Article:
Mona Risk said...

What a lovely post, Vonnie. I was a city girl, never played on a farm, but learned to take the bus on my own at ten. No one was worried about kidnapping back then. My parents refused to buy a TV until we went to college, believing it would distract us from our studies.

Vonnie Davis said...

Lynne, yes things were different. For whites it was a slower, gentler time. For minorities, it wasn't. So it all pertains to one's perspective. Thanks for stopping by.

Vonnie Davis said...

Mona, were we safer back then or less informed? Perhaps ignorance is bliss at times. I never rode a public transportation bus, like you're speaking of until we visited Berlin.

Autumn Jordon said...

Woman, you brought back memories. I love my laptop and the fact that I can learn so much from surfing the web and meeting and exchanging ideas with woman like yourself, but I do miss the slower, simplier times.

I think I have that Thumblina book. In fact, I have a collection of older books that I enjoy sharing with my grandkids.

Glad I stopped by. WINK

AJ

Charmaine said...

I love to read and today's technology has opened a huge door to learning so much. I was very curious as a child and I too lived in a rural area. I quickly outgrew/outread/finished the encyclopedias we had and I remember just hungering to learn something more, anything. I understood then that the world was bigger than our home.

Cara Marsi said...

Vonnie, you've brought back memories. I didn't go to kindergarten either. Most kids didn't. I started first grade when I was five. I went to public school for the first year, then we moved and I went to Catholic school. My mother and Sister Rose Gerald taught me cursive in two weeks. The other kids had been writing cursive since first grade. I use that as an excuse for my bad handwriting. Like you, I loved to read. I read cereal boxes, billboards, anything. Reading opend a whole new world to me. We didn't get a TV unti the late Fifties. If one of the nuns disciplined us in school, our parents would punish us again because in their minds the nuns were always right. Things sure have changed.Thanks for the trip down memory lane.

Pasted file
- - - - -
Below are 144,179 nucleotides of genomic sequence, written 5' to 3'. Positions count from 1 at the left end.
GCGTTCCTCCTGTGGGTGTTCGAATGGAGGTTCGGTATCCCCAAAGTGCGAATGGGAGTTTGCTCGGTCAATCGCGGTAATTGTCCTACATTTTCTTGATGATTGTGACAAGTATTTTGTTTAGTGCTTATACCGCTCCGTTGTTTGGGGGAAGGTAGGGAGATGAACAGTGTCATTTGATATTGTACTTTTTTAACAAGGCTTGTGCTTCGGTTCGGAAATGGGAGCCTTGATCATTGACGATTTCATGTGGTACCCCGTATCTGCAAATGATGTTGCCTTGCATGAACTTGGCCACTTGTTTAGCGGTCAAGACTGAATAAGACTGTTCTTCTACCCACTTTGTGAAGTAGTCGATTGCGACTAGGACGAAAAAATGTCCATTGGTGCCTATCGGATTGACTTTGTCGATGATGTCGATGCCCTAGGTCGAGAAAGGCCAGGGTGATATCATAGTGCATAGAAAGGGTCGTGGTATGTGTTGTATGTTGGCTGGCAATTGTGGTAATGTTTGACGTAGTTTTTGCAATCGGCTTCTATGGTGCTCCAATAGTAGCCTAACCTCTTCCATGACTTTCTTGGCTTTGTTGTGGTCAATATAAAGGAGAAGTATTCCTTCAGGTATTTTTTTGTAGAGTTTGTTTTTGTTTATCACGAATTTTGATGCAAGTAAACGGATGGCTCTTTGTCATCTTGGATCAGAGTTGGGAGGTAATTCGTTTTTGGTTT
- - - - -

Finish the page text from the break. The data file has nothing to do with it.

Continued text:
Vonnie Davis said...

Autumn, how nice to have you stop by. I loved the Thumbelina story and the imagination it evoked. What if we could be that small? What if we could fly to the moon? What if we could send letters and wouldn't have to wait weeks for a reply? Our imaginations are powerful, potent things.

Vonnie Davis said...

HI Charmaine! (**waves wildly**) My kids read the encyclopedias, too! The ability to comprehend the written word is a magical thing.

Vonnie Davis said...

Cara, so glad you enjoyed a bit of nostalgia today. Looking back to the way things once were can be delightful. But then I'm glad for the conveniences of today...Can we spell A/C? How did we survivie without it?

Melinda said...

Hi Vonnie,

Love this post..The photos made me think of when I was in school. I love Thumbelina story too. I also love every book my Ms. Beatrix Potter. She was my favorite

Thanks Vonnie for taking me back to my earlier years

Walk in harmony,
Melinda

Sandra Koehler said...

Thanks, Vonnie, for the trip back! Loved it...what an innocent time...how about those duck and cover drills?

Sandy/Alison Chambers

Sue Palmer Fineman said...

I grew up in Ohio, and my father and his partner owned the appliance service store in our small town. When I was five, in 1948, we had the first TV in the county. The picture was small and fuzzy, and I couldn't sit still to watch it very long. After I started school, I was allowed to watch Howdy Doody after school, but my parents didn't use the TV for a baby-sitter. Our TV time was strictly limited.

Jannine said...

Although I was born in the 50s, my sisters graduated from high school and got married in that decade. They told me their stories but sadly, I've forgotten them. Reading your blog has given me a warm feeling of family and nostalgia.

Vonnie Davis said...

Melinda, thanks for stopping by. I think I hit on a favorite by mentioning "Thumbelina."

Vonnie Davis said...

Sandra, oh thanks for reminding me. Yes, those drills where we had to crawl under our desks--as if those wooden desks would have protected us from a bomb. LOL

Vonnie Davis said...

Yes, Sue, "Howdy Doody." Most kids today wouldn't like the show--nothing gets blown up!! Thanks for stopping by.

Vonnie Davis said...

Jannine, my sister is 16 years older than I and I enjoy hearing her talk about her younger years, too. I often wondering if we're sharing enough of our own history to our grandchildren so they have that knowledge.

Lisa Richards/alterlisa said...

I still use the Dick & Jane books in my home to read with my 6 year old granddaughter.

Kellie Kamryn said...

Great post :)

Vonnie Davis said...

Lisa, can one still buy them? Or are yours old issues?

Vonnie Davis said...

Kellie, how nice to see you!! Thanks for stopping by.